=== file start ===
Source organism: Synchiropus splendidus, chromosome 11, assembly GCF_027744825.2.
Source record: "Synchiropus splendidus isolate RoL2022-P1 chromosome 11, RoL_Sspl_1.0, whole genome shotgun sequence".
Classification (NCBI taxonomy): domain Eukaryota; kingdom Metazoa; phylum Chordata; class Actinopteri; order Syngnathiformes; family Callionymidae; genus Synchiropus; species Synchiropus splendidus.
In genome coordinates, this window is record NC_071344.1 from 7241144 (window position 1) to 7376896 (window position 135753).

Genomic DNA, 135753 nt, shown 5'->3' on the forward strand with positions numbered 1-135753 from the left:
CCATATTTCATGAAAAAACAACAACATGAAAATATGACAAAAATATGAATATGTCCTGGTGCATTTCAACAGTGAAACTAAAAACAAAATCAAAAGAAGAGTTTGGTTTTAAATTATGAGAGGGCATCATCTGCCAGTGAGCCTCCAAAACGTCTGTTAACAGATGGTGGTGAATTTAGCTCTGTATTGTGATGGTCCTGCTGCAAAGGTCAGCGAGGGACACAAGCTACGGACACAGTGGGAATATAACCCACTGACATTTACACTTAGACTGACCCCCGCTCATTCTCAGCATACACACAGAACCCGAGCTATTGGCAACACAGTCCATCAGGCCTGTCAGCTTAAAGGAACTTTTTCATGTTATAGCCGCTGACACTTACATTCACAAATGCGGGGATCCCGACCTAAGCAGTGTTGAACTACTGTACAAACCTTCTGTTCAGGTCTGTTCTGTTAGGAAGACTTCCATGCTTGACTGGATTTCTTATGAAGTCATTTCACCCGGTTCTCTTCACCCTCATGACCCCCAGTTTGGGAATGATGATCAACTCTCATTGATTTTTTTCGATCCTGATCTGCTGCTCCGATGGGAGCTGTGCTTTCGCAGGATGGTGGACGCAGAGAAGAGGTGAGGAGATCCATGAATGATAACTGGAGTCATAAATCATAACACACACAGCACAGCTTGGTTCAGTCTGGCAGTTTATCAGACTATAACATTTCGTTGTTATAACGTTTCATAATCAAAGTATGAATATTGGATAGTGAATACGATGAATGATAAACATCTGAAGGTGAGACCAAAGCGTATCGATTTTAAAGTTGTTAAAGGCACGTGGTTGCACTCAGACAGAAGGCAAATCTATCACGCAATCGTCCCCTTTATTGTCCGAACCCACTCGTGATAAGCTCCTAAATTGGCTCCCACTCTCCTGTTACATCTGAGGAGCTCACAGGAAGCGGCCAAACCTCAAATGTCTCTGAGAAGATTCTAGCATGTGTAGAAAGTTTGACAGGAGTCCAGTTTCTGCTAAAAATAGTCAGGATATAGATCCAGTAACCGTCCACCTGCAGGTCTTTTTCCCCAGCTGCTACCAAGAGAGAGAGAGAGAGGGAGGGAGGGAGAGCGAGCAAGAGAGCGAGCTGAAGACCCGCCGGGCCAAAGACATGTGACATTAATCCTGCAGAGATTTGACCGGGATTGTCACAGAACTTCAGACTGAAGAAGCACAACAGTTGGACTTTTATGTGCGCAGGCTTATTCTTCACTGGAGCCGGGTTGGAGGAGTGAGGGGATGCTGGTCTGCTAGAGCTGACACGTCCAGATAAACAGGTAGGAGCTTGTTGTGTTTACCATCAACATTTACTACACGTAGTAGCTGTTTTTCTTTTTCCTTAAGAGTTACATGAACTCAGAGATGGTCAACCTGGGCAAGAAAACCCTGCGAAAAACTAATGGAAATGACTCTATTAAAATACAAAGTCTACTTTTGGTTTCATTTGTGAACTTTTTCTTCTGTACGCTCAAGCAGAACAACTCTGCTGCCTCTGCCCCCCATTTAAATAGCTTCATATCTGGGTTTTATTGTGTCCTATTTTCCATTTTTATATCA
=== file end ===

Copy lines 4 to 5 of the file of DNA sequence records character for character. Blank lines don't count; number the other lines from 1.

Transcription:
In genome coordinates, this window is record NC_071344.1 from 7241144 (window position 1) to 7376896 (window position 135753).

Genomic DNA, 135753 nt, shown 5'->3' on the forward strand with positions numbered 1-135753 from the left: